Tim uses SendOwl to sell digital comics directly to his readers, this means he gets 100% of the sales for a small fee of about $9 a month. He can also create coupons that people can use to download the products. These unique codes are very flexible (number of downloads, expiration dates etc).

Tim found that at events it was impossible to sell digital comics himself as they as printing isn’t as simple as print on demand is with ebooks. Instead he came up with the solution of printing business cards with art from the digital comics on it (similar to the cover) and selling these which were like gift cards people could use to download the comic they had purchased. This is something that would equally apply to authors who don’t want to print up books for an event. People have found it weird to buy a ‘business card’ and he has had some people try and take them! Here are a couple of shots of the cards:

digital comics business cards

more business cards for digital comics


“It’s kinda hard to have a job and come home with the creative energy to do something else!”

“David [Comixology] won… and then Goliath [Amazon] just bought David!”


Leave a comment below or get in touch with Simon by email at simon@rockingselfpublishing.com

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Julius SEpisode # 52 – Self Publishing Digital Comics
  • R.M. Prioleau

    This is cool. I want to get back into drawing comics again. While I agree, digital comics are the way of the future, I’m old school and enjoy seeing the crisp ink lines on actual paper.

    • SimonRSP

      I also enjoy seeing the printed art, but this Comixology app does a really nice job of the reading experience on a tablet!

    • Yes, there is something nice about that, and print comics still make up the majority of sales.

      That said, it’s fantastic that readers now have access to the comics issues published 50 to 60 years ago, or just yesterday, and for indie creators to have access to readers the world over.

  • A new way for web comics artists to get paid for the work they put up for free is Patreon.

    Have y’all heard of it?


    It’s kind of a slow-burn Kickstarter; it’s a crowdfunding platform that enables fans to pay creators on a monthly or per post/episode/etc. basis.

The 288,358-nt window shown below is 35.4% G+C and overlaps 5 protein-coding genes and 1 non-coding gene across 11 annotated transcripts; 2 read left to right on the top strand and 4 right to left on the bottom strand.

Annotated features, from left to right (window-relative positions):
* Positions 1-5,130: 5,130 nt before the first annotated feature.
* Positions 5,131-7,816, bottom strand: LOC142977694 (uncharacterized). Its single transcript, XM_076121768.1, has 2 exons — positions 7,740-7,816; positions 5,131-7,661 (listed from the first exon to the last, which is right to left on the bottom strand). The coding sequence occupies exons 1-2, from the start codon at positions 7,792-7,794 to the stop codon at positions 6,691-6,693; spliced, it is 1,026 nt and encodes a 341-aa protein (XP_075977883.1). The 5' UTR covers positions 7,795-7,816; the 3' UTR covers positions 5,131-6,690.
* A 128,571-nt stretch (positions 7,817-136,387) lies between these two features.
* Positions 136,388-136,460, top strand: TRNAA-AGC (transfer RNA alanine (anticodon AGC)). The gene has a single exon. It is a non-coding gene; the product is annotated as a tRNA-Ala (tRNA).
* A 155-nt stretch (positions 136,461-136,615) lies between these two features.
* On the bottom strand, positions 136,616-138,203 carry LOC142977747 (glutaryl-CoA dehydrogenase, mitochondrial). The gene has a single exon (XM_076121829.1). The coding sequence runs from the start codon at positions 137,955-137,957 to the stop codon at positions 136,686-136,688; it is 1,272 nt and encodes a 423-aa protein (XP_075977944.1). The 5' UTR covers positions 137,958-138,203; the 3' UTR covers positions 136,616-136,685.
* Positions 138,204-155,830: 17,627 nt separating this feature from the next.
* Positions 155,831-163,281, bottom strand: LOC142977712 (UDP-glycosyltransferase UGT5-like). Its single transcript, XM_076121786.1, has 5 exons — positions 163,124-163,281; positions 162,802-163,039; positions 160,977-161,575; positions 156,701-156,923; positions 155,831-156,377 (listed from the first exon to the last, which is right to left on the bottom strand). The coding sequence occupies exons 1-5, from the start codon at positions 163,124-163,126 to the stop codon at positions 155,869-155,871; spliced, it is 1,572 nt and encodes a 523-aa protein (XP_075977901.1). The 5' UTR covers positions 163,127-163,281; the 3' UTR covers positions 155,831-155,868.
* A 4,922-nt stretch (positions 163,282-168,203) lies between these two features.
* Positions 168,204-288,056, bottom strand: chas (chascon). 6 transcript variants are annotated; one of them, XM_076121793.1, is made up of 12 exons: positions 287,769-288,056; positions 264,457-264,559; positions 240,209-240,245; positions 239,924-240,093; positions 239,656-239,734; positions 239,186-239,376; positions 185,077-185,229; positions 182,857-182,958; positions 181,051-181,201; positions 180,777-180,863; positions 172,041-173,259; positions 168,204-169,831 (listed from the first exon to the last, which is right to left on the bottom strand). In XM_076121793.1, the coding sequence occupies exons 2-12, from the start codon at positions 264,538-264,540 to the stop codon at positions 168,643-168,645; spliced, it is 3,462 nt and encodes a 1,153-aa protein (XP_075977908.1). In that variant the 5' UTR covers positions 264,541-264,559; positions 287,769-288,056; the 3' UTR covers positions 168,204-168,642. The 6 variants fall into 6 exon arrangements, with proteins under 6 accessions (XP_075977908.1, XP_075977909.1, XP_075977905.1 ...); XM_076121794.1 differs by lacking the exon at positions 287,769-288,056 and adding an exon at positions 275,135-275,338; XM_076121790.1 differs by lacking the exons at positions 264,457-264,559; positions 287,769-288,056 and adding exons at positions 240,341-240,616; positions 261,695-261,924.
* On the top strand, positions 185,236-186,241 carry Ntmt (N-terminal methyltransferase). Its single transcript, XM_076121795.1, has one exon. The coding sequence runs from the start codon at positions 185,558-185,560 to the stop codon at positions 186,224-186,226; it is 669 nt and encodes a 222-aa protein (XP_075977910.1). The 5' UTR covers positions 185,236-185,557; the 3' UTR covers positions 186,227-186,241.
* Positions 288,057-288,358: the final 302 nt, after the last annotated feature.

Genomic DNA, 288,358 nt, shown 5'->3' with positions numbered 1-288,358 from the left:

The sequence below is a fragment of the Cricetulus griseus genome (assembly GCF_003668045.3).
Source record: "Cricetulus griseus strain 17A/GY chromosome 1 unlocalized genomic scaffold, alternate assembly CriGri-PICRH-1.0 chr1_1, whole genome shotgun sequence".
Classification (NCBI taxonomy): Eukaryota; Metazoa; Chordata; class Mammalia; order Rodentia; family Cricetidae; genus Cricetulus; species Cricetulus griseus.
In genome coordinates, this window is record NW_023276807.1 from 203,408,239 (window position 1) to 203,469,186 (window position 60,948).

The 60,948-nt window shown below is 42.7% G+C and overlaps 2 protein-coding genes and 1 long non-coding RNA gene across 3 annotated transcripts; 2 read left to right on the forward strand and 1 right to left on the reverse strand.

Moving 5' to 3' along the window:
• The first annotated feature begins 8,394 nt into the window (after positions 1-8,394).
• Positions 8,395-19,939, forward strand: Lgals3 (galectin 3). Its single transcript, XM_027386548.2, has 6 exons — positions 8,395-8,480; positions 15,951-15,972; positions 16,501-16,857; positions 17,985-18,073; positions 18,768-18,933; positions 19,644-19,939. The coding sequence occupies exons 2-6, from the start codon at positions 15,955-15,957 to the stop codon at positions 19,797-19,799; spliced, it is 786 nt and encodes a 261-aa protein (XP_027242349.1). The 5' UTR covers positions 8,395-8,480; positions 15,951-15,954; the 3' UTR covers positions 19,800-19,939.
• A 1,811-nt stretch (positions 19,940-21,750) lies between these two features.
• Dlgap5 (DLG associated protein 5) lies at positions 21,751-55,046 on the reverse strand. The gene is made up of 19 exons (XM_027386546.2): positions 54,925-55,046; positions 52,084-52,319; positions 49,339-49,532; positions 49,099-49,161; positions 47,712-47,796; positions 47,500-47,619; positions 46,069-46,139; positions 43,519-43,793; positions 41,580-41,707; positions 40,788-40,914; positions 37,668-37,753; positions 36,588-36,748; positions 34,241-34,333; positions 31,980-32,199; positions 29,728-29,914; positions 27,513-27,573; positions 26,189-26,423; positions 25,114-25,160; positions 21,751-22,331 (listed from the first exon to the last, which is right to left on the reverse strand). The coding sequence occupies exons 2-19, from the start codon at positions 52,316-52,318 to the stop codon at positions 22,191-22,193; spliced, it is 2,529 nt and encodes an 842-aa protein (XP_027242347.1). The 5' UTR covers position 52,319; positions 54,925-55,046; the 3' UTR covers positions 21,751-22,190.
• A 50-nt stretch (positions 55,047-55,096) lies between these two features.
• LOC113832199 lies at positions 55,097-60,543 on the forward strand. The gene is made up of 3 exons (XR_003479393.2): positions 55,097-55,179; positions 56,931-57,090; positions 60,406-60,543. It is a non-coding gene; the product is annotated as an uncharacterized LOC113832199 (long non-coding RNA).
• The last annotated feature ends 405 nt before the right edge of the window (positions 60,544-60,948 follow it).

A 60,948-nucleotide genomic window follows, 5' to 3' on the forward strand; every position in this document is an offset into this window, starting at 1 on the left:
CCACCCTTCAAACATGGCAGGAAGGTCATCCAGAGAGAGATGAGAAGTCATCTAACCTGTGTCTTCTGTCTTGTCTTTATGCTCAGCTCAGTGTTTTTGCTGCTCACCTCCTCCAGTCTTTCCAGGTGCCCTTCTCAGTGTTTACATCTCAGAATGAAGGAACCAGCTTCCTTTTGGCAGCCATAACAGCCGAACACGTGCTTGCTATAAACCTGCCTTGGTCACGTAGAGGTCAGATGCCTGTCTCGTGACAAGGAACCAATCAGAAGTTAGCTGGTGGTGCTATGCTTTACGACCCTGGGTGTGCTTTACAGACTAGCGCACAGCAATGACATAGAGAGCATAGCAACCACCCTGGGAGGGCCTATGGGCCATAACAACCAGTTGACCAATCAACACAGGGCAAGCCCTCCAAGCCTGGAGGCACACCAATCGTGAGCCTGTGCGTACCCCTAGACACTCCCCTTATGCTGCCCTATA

• SimonRSP

      Someone recently told me about this is an email, seems like a great idea, and there have been some amazing success stories.

      Thanks for the share Geoffrey!

      • Yup, Patreon works well. But like onsite advertising, you have to keep your production and updates happening or it would die away.

        Perhaps a mix of that and the passive income of selling digital work via other distributors (Amazon, Comixology etc) would be a good combination.

        • SimonRSP

          Hmm, the mix seems great. Use Patreon to have you most loyal fans fund the production and take advantage of any early pricing/exclusive offers, and just make sure that the material produced is available to be sold elsewhere (which I’m sure it easily could be) for passive royalties later!

  • Good interview, thanks Simon & Tim. I’ve often wondered why comics seem to be missing the self-publishing band wagon on Kindle. I’ve recently noticed that kindle now has a comic maker app, similar to Comixology.

    • Hey Jeff, you must be talking about the the Kindle Comics Creator program > http://www.amazon.com/gp/feature.html?docId=1001103761

      IMO Amazon lost momentum with the comic reading audience once iPads and comic apps like Comixology hit the market. Hopefully the recent deal between Comixology and Amazon will see most of Comixology’s library (including self-published titles) moved onto the Amazon storefront, and made accessible to Kindle Fire users.

      It’s great having an outlet, but the Comixology app is still (in a certain way) a bit like a local comic book store – inactive comic readers would never think of having a look around. More exposure among the rest of literature (ie on Amazon) could make a noticeable difference. Exciting times ahead.

      • I totally agree Tim, thanks for the response!


  • This report on digital comic sales growth just came out > “Report: Digital comics sales at $90 million in 2013” (URL http://comicsbeat.com/report-digital-comics-sales-at-90-million-in-2013/ )

    It helps give a bit of context to the overall market, which is still relatively small, but continued to grow in 2013, as opposed to e-books in the same year which apparently went backwards during the same period.

    • SimonRSP

      Wow, that’s great growth! Thanks for the extra info Tim!